Study out­lines skills chal­lenges that Malaysia needs to ad­dress

The Sun (Malaysia) - - SUNBIZ -

PETAL­ING JAYA: Up­dat­ing Malaysia’s ed­u­ca­tional cur­ricu­lum, stronger co­or­di­na­tion be­tween gov­ern­ment, in­dus­try and ed­u­ca­tion in­sti­tu­tions, and sup­port for work­ers in mid-ca­reers to up­grade their skills are some of the de­vel­op­ment op­por­tu­ni­ties Malaysia needs to ad­dress the coun­try’s skills chal­lenges and help the econ­omy to­wards its goal of achiev­ing high-in­come sta­tus by 2020.

These are among the rec­om­men­da­tions put for­ward by the Sin­ga­pore Man­age­ment Uni­ver­sity (SMU) fol­low­ing its year-long study in part­ner­ship with global fi­nan­cial ser­vices firm JPMor­gan, on the skills chal­lenges faced by the Asean economies of Sin­ga­pore, Malaysia, In­done­sia, the Philip­pines and Thai­land.

Ac­cord­ing to the study, Malaysia’s main skills chal­lenges – a lack of rel­e­vant skills train­ing, out­dated cur­ricu­lum and poor soft skills, espe­cially with re­gard to the de­cline in English pro­fi­ciency – all re­late to the school-in­dus­try gap, which is the dis­con­nect be­tween the skills that ed­u­ca­tional and train­ing in­sti­tu­tions are im­part­ing and what the in­dus­try is seek­ing.

This is par­tic­u­larly preva­lent in the Tech­ni­cal and Vo­ca­tional Ed­u­ca­tion and Train­ing (TVET) field. Ac­cord­ing to the 11th Malaysia Plan, which charts the de­vel­op­ment of the na­tion be­tween 2016 and 2020, about 60% of the 1.5 mil­lion new jobs ex­pected to be cre­ated dur­ing this pe­riod re­quire TVET-re­lated skills. But in­ter­views with key stake­hold­ers con­ducted dur­ing the study re­vealed that TVET in­sti­tu­tions have not been able to pro­duce grad­u­ates with the right skill sets to meet in­dus­try de­mand.

The study shows that the schoolin­dus­try gap is also ob­served in key growth sec­tors like oil and gas and elec­tron­ics and elec­tri­cal man­u­fac­tur­ing, with the trend espe­cially pro­nounced in in­for­ma­tion and com­mu­ni­ca­tions tech­nol­ogy (ICT), the third-largest gross do­mes­tic prod­uct con­trib­u­tor to Malaysia’s ser­vices sec­tor.

Ac­cord­ing to the Na­tional ICT As­so­ci­a­tion of Malaysia, or Pikom, only 10% of new en­trants to the ICT sec­tor are em­ploy­able, with the re­main­ing 90% re­quir­ing sub­stan­tial train­ing be­fore they are work-ready. The sit­u­a­tion is com­pounded by the fact that the ICT sec­tor is rapidly evolv­ing, and the cur­ricu­lum of­fered in lo­cal ICT in­sti­tu­tions is not keep­ing pace.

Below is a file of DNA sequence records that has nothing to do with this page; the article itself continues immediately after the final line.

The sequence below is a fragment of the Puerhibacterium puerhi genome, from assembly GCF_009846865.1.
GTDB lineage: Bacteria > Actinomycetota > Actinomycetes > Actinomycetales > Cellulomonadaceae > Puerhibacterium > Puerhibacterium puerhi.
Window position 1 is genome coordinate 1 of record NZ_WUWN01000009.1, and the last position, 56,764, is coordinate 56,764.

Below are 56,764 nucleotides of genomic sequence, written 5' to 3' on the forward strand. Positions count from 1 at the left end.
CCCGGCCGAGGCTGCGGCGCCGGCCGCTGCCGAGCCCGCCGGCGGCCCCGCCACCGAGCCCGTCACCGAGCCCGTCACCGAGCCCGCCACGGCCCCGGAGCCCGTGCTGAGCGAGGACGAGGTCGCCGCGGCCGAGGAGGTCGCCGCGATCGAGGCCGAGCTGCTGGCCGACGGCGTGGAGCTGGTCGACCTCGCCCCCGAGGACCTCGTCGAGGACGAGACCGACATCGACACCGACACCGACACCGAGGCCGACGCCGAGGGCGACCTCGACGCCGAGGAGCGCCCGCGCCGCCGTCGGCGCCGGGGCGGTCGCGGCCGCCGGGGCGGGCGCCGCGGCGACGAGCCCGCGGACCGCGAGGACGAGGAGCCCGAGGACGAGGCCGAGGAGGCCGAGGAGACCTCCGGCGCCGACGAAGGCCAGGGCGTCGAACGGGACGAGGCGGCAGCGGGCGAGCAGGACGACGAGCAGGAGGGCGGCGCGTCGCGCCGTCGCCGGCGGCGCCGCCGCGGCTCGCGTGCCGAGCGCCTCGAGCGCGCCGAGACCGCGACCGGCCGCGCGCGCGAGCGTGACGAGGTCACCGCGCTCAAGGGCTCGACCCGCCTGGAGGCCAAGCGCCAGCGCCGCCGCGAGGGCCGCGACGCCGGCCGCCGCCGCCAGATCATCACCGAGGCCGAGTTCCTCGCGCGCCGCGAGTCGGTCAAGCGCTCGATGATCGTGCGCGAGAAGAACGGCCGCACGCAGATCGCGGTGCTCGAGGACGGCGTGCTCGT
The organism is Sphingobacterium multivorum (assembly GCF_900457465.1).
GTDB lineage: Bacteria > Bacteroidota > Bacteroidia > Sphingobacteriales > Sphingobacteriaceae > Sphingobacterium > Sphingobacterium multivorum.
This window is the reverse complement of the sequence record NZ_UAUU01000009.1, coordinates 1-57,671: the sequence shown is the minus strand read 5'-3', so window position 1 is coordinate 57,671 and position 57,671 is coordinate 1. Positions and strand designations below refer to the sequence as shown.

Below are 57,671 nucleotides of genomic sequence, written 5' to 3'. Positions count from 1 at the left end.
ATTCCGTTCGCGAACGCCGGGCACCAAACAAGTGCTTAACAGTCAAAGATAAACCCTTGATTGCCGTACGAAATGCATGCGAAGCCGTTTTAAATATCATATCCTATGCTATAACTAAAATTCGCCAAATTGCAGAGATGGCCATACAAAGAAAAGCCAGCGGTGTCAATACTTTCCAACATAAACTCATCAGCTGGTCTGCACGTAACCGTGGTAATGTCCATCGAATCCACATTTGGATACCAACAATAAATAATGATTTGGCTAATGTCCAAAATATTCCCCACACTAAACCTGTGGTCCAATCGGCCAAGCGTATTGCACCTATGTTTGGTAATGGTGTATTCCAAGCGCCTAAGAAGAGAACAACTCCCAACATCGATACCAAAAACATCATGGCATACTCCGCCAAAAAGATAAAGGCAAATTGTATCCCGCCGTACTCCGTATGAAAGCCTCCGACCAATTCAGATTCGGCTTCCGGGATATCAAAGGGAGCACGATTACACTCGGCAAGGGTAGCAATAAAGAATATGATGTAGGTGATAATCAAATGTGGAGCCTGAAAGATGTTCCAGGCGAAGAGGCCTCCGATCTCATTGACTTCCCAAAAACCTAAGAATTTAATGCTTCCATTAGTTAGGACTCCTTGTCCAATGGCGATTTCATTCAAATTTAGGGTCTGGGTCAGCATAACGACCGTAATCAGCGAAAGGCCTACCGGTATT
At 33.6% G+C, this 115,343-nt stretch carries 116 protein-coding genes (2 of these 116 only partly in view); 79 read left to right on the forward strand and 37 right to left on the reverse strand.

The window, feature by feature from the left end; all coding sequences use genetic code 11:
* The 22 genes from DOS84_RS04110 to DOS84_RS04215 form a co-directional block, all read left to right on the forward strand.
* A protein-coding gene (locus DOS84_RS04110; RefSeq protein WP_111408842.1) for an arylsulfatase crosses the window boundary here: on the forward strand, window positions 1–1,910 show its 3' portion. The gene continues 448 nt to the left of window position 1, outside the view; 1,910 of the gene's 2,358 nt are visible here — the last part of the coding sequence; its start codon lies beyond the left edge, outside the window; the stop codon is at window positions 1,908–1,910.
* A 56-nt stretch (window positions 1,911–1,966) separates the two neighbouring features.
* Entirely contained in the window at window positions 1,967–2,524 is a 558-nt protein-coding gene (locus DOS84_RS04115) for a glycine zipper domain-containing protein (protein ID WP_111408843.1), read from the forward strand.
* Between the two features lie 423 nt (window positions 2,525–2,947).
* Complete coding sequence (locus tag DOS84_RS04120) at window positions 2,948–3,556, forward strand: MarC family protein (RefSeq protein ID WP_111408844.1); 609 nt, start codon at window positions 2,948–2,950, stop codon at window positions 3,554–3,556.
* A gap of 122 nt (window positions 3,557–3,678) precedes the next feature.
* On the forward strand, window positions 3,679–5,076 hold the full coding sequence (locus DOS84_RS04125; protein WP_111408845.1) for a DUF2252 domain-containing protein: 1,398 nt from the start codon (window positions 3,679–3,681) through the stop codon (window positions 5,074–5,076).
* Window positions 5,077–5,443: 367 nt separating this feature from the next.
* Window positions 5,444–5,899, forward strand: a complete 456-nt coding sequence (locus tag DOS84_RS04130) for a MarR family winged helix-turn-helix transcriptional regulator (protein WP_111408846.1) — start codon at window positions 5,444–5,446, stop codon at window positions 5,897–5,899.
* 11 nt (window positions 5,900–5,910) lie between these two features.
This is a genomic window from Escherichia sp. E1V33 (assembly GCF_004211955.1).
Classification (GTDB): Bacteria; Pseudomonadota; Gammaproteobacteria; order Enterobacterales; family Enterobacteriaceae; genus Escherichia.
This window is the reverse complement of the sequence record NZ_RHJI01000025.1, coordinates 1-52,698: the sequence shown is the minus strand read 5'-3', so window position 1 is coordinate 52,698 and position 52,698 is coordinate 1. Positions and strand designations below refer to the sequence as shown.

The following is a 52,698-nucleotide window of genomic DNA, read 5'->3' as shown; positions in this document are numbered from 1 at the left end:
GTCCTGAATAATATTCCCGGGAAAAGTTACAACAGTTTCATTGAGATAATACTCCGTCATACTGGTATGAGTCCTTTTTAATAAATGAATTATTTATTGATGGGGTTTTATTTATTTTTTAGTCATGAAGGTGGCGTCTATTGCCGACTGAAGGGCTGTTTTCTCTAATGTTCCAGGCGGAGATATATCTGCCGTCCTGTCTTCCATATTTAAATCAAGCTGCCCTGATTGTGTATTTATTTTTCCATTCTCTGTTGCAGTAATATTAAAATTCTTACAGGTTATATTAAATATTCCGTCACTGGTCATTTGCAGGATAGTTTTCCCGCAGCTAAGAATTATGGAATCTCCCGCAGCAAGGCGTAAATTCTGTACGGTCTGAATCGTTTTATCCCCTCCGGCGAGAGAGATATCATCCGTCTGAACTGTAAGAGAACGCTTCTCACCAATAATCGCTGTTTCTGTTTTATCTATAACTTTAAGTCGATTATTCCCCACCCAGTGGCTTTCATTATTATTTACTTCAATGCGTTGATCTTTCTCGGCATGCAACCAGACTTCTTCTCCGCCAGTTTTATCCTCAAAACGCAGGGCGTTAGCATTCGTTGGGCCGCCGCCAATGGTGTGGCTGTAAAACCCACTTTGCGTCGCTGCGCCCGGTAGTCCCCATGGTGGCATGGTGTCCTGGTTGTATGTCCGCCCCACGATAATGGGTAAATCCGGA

A cur­ricu­lum re­vamp would mark a crit­i­cal first step to­wards help­ing ed­u­ca­tional in­sti­tu­tions in Malaysia meet the de­mands of key growth in­dus­tries, the study notes. In par­tic­u­lar, en­hanced em­pha­sis on sci­ence, tech­nol­ogy, en­gi­neer­ing and math­e­mat­ics (STEM) ed­u­ca­tion is cru­cial given the coun­try’s am­bi­tions to carve out a com­pet­i­tive po­si­tion in in­dus­tries like ICT.

Train­ing in cog­ni­tive skills like cre­ativ­ity and com­mu­ni­ca­tions, which are as­sets in a knowl­edge-based econ­omy, is also im­por­tant, as is the need to strengthen the pro­fi­ciency in English, the lin­gua franca of mod­ern busi­nesses, it said.

To en­sure the cur­ricu­lum stays rel­e­vant, the study rec­om­mends tighter co­or­di­na­tion be­tween gov­ern­ment, in­dus­try and ed­u­ca­tional in­sti­tu­tions.

“An au­ton­o­mous agency with a strong man­date and au­thor­ity could be con­sid­ered to pro­vide a one-stop ser­vice in skills train­ing,” the study said.

This could take the form of a strength­ened Ta­len­tCorp, the gov­ern­ment agency that helps em­ploy­ers to solve their ta­lent needs, or a sep­a­rate agency, it added.

The study also points to a need for stronger em­pha­sis on con­tin­u­ous and life­long learn­ing to help work­ers stay em­ploy­able through­out their ca­reers. It notes that there cur­rently aren’t suf­fi­cient op­por­tu­ni­ties for those in mid-ca­reers to up­grade their skills; this group of work­ers could po­ten­tially be a source of ta­lent for the new growth in­dus­tries.

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